Deputy Governor Blames HIV Infections on Gay TV Characters

Thaweesak Lertprapan in an undated photo. Photo: Matichon

BANGKOK — A deputy Bangkok governor is under fire for suggesting that more young men are becoming infected with HIV because there are more gay characters on television.

After Thaweesak Lertprapan said HIV infections in young men were rising – itself a dubious claim – because they are imitating gay television characters, members of the LGBT community criticized him for making an ignorant and unfounded claim based on stereotypes.

“I’d recommend the deputy governor study this more before making assumptions,” researcher-activist Paisarn Likhitpreechakul wrote in a message. “This kind of negative mentality is what makes the risk of contracting HIV high.”

Nimit Tienudom, director of the AIDS Access Foundation, said Thaweesak’s comments, made Tuesday at a government health conference, amounted to groundless opinion.

“I don’t agree with him. I think it’s an opinion which doesn’t have any supporting study or research to support” Thaweesak’s characterization of gay men’s sexual behavior, Nimit said.

Online, LGBT community Trasher Bangkok said the deputy governor was “throwing shit.”

“Saying this is like throwing shit and putting a guilt trip on a specific group,” Trasher wrote online Thursday. “Do you even know educational Thai TV series like ‘Hormones’ or ‘Gay OK?’ … Please study a bit before speaking.”

“Many times we wonder how these kinds of people get to become an authority,” it continued. “It’s true that HIV infections are mostly among gays, which is a problem that needs prevention and solution. But saying that being gay is caused by the media because it’s cool and ‘fashionable’ is totally outdated.”

On Tuesday, Thaweesak was chairing a government conference on AIDS protection and treatment at City Hall. He was discussing infected populations in different communities when he said he was worried about increased infections in men under 25.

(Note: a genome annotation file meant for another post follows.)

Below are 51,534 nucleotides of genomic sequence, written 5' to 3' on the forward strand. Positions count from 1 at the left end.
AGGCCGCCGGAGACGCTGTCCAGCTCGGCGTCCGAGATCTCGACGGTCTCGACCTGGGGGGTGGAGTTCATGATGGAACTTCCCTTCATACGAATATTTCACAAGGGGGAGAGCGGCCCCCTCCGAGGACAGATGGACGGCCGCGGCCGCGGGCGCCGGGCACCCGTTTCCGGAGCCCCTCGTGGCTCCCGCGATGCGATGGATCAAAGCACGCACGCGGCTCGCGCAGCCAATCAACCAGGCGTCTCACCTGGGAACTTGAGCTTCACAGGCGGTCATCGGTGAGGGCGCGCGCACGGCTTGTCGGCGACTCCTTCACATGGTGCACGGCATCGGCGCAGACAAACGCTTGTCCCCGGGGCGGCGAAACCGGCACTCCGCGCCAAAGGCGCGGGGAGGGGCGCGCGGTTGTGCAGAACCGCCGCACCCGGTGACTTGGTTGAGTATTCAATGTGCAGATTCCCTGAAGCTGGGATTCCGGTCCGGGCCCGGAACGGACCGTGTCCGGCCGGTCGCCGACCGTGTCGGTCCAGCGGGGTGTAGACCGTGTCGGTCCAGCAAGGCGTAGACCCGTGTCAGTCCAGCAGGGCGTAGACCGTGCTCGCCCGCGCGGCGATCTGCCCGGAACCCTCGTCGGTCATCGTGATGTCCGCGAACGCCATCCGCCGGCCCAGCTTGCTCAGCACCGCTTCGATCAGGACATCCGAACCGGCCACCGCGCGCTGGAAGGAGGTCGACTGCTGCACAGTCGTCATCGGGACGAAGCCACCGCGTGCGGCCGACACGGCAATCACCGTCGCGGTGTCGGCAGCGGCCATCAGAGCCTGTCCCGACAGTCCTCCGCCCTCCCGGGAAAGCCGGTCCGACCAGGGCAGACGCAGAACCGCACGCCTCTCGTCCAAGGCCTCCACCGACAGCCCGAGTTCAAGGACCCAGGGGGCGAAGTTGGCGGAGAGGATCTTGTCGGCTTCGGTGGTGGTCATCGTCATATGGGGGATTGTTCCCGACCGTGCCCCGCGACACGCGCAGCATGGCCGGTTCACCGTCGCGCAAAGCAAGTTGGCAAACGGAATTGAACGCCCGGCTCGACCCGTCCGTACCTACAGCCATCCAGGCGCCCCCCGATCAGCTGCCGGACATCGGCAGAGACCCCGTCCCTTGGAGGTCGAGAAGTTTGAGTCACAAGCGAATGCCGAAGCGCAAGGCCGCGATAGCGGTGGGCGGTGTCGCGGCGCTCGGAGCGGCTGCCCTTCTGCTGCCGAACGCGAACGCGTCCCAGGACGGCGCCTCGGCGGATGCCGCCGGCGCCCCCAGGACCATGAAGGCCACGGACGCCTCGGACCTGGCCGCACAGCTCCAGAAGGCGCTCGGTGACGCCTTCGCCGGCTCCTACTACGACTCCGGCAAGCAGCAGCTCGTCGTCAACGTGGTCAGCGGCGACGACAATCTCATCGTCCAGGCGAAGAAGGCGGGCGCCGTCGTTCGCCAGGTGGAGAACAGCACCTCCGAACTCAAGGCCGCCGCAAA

He didn’t provide any data to support his claim. The number of HIV-positive Thai teens and men under 25 has been low-and-falling every year for over the past decade, according to UNAIDS.

Continuing, Thaweesak blamed their lack of knowledge and the proliferation of gay characters portrayed in television and media.

“The risk to HIV is increasing among gay men more than other groups because of men imitating behavior from TV soap operas and social media. This has made being gay fashionable and hastened the coming-out process among youths,” he said at the event.

His comments were published uncritically by several media outlets. Reached for comment Thursday, Thaweesak doubled down on his assertions.

“You see, gay characters shown on TV and in the media hasten the youth’s coming-out process,” he said. “Their behavior is viewed as fashionable and influences the youths to imitate it.”

Asked Friday what evidence he used to support his claim, Thaweesak said he had no research and was just repeating what someone had told him at the conference before saying he was in a meeting and ending the call.

Reality Check

According to UNAIDS, the number of new HIV patients has declined since peaking in 1992, with approximately 8,700 new cases reported in 2014, 7,300 in 2015 and 6,400 in 2016. New HIV infections are still mostly found in men who have sex with men and transgender women.


The main cause of infection is unprotected sex (96.6 percent), and most patients are young men between 14 to 24, according to a December 2016 report from the Department of Disease Control.

The LGBT activists said the problem lies not with seeing gay people represented on television, but rather social barriers, poor education and limited access to health care.

“The reasons why gay men have a higher risk of contracting HIV are prejudice and social stigma, which prevents them from coming out of the closet and blocks them from accessing health care services,” Paisarn said.

“[A] big issue is that many young gay men don’t seek out HIV education, testing and treatment services for fear of the discrimination and exclusion they could experience if they’re ‘outed’ or if they are diagnosed with HIV,” wrote Midnight Poonkassetwattana, executive director of the Asia Pacific Coalition on Male Sexual Health, or APCOM.

Nimit said the biggest factor remains unprotected sex between gay men. The solutions haven’t changed either: promote use of condoms, regular testing and convenient access to health care.

The Public Health Ministry since last year has installed nearly 4,000 “condom points” around Bangkok at hospitals, schools and public restrooms.

Danai Lonjongrat, director of the Rainbow Sky Association, said that while Thaweesak was right that young men in Bangkok are most at risk of infection, he was wrong to blame the media.

“Actually, TV and the media these days are making the environment more gay-friendly,” Danai said Friday. “As I’ve worked in the field for many years, it used to be difficult to study HIV/AIDS among gays in Thailand because they were still in the closet. But today, partly because of the media, they come out and are encouraged to get tested and get medication to prevent AIDS [from developing] in time”

“Having gay characters on TV helps make young gay men feel more comfortable about their sexuality which in turn means it’s more likely that they will seek support for issues related to HIV and their health,” Midnight wrote in an email.